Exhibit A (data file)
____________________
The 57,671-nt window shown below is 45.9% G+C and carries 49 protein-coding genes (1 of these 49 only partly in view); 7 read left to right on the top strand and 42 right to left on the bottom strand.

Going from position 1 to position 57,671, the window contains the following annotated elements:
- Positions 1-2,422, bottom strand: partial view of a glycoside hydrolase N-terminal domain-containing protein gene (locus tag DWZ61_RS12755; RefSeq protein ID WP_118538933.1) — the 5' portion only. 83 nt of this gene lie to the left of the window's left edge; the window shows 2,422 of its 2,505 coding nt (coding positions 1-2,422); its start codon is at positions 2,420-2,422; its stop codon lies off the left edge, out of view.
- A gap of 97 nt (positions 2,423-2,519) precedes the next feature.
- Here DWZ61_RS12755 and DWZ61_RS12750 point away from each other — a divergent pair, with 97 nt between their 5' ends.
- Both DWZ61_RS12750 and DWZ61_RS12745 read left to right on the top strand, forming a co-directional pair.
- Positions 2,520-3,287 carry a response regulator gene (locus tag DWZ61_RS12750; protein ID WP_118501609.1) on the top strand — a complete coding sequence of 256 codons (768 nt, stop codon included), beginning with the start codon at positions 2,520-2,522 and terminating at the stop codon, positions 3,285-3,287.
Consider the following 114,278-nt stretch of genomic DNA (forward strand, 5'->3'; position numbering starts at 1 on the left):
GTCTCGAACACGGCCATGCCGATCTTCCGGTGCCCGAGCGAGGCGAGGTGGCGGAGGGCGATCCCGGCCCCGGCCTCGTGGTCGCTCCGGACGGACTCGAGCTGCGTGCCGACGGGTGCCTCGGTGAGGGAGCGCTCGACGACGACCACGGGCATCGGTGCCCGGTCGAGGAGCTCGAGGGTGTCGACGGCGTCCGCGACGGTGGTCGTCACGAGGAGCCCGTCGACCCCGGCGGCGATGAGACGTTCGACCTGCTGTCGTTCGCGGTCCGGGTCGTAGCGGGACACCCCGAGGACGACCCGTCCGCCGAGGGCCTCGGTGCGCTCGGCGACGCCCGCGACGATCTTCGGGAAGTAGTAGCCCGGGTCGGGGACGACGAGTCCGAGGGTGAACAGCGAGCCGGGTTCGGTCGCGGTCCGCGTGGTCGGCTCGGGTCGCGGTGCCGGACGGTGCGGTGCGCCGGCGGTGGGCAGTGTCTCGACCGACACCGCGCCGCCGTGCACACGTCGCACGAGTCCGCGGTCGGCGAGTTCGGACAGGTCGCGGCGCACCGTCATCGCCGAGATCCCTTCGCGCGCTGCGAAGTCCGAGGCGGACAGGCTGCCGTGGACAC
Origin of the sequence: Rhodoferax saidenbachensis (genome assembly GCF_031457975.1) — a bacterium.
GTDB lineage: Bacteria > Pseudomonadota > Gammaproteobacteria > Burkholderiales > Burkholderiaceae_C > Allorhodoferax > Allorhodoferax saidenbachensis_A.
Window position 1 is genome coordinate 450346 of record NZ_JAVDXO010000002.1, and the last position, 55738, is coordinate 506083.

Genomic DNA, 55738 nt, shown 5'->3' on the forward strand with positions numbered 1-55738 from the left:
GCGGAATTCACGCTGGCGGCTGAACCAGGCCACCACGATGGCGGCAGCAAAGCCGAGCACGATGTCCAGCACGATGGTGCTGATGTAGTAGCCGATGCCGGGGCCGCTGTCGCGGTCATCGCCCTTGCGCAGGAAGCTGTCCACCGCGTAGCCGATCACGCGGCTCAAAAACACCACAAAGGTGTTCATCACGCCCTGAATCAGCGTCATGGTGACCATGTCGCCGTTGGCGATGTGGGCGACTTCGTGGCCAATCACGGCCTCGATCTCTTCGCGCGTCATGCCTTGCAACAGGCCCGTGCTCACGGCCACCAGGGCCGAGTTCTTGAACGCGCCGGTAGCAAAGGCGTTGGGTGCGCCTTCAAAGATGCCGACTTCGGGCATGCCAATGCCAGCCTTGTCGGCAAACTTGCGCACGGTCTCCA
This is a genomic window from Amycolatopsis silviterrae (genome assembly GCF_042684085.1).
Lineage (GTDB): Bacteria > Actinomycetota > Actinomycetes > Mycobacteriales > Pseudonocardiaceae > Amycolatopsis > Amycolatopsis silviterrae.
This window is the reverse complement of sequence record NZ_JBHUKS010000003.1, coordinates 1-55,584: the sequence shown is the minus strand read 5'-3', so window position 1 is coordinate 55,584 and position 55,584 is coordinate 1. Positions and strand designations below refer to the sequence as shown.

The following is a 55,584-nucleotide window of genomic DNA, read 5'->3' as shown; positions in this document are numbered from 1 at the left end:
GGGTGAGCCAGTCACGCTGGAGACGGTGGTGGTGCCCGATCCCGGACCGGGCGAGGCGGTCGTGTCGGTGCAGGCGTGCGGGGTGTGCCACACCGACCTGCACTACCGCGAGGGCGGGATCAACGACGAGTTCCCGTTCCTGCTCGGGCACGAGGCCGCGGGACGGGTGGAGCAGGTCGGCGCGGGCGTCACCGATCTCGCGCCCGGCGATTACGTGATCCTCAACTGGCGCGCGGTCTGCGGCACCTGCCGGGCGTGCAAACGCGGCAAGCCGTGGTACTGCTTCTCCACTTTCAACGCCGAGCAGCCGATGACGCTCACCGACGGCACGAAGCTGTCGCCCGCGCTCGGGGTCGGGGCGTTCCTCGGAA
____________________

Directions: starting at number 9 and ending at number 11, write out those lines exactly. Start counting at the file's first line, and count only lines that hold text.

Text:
GTCTCGAACACGGCCATGCCGATCTTCCGGTGCCCGAGCGAGGCGAGGTGGCGGAGGGCGATCCCGGCCCCGGCCTCGTGGTCGCTCCGGACGGACTCGAGCTGCGTGCCGACGGGTGCCTCGGTGAGGGAGCGCTCGACGACGACCACGGGCATCGGTGCCCGGTCGAGGAGCTCGAGGGTGTCGACGGCGTCCGCGACGGTGGTCGTCACGAGGAGCCCGTCGACCCCGGCGGCGATGAGACGTTCGACCTGCTGTCGTTCGCGGTCCGGGTCGTAGCGGGACACCCCGAGGACGACCCGTCCGCCGAGGGCCTCGGTGCGCTCGGCGACGCCCGCGACGATCTTCGGGAAGTAGTAGCCCGGGTCGGGGACGACGAGTCCGAGGGTGAACAGCGAGCCGGGTTCGGTCGCGGTCCGCGTGGTCGGCTCGGGTCGCGGTGCCGGACGGTGCGGTGCGCCGGCGGTGGGCAGTGTCTCGACCGACACCGCGCCGCCGTGCACACGTCGCACGAGTCCGCGGTCGGCGAGTTCGGACAGGTCGCGGCGCACCGTCATCGCCGAGATCCCTTCGCGCGCTGCGAAGTCCGAGGCGGACAGGCTGCCGTGGACAC
Origin of the sequence: Rhodoferax saidenbachensis (genome assembly GCF_031457975.1) — a bacterium.
GTDB lineage: Bacteria > Pseudomonadota > Gammaproteobacteria > Burkholderiales > Burkholderiaceae_C > Allorhodoferax > Allorhodoferax saidenbachensis_A.